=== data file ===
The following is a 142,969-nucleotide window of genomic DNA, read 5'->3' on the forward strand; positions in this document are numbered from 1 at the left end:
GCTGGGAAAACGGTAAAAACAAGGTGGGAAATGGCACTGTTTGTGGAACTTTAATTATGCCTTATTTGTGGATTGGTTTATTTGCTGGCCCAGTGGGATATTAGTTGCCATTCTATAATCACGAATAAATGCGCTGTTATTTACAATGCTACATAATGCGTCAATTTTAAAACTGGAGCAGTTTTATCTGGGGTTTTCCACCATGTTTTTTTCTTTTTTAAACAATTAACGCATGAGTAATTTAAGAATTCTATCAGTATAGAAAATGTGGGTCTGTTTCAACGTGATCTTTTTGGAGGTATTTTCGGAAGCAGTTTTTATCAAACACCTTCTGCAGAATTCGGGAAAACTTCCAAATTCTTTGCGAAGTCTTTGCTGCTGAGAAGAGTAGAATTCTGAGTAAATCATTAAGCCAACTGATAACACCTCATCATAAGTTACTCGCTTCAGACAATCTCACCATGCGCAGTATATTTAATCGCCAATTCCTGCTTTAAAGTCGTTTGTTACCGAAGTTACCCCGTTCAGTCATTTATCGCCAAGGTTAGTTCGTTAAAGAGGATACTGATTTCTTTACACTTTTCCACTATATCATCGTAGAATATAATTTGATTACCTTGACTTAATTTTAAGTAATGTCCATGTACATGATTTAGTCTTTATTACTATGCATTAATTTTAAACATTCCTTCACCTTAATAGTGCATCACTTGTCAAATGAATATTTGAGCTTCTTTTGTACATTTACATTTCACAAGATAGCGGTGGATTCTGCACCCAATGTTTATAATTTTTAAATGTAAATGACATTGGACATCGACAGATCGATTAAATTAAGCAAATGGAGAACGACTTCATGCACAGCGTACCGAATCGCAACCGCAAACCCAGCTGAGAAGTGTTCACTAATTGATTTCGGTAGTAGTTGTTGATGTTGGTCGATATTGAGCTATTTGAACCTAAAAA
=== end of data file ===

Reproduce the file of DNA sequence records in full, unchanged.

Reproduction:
The following is a 142,969-nucleotide window of genomic DNA, read 5'->3' on the forward strand; positions in this document are numbered from 1 at the left end:
GCTGGGAAAACGGTAAAAACAAGGTGGGAAATGGCACTGTTTGTGGAACTTTAATTATGCCTTATTTGTGGATTGGTTTATTTGCTGGCCCAGTGGGATATTAGTTGCCATTCTATAATCACGAATAAATGCGCTGTTATTTACAATGCTACATAATGCGTCAATTTTAAAACTGGAGCAGTTTTATCTGGGGTTTTCCACCATGTTTTTTTCTTTTTTAAACAATTAACGCATGAGTAATTTAAGAATTCTATCAGTATAGAAAATGTGGGTCTGTTTCAACGTGATCTTTTTGGAGGTATTTTCGGAAGCAGTTTTTATCAAACACCTTCTGCAGAATTCGGGAAAACTTCCAAATTCTTTGCGAAGTCTTTGCTGCTGAGAAGAGTAGAATTCTGAGTAAATCATTAAGCCAACTGATAACACCTCATCATAAGTTACTCGCTTCAGACAATCTCACCATGCGCAGTATATTTAATCGCCAATTCCTGCTTTAAAGTCGTTTGTTACCGAAGTTACCCCGTTCAGTCATTTATCGCCAAGGTTAGTTCGTTAAAGAGGATACTGATTTCTTTACACTTTTCCACTATATCATCGTAGAATATAATTTGATTACCTTGACTTAATTTTAAGTAATGTCCATGTACATGATTTAGTCTTTATTACTATGCATTAATTTTAAACATTCCTTCACCTTAATAGTGCATCACTTGTCAAATGAATATTTGAGCTTCTTTTGTACATTTACATTTCACAAGATAGCGGTGGATTCTGCACCCAATGTTTATAATTTTTAAATGTAAATGACATTGGACATCGACAGATCGATTAAATTAAGCAAATGGAGAACGACTTCATGCACAGCGTACCGAATCGCAACCGCAAACCCAGCTGAGAAGTGTTCACTAATTGATTTCGGTAGTAGTTGTTGATGTTGGTCGATATTGAGCTATTTGAACCTAAAAA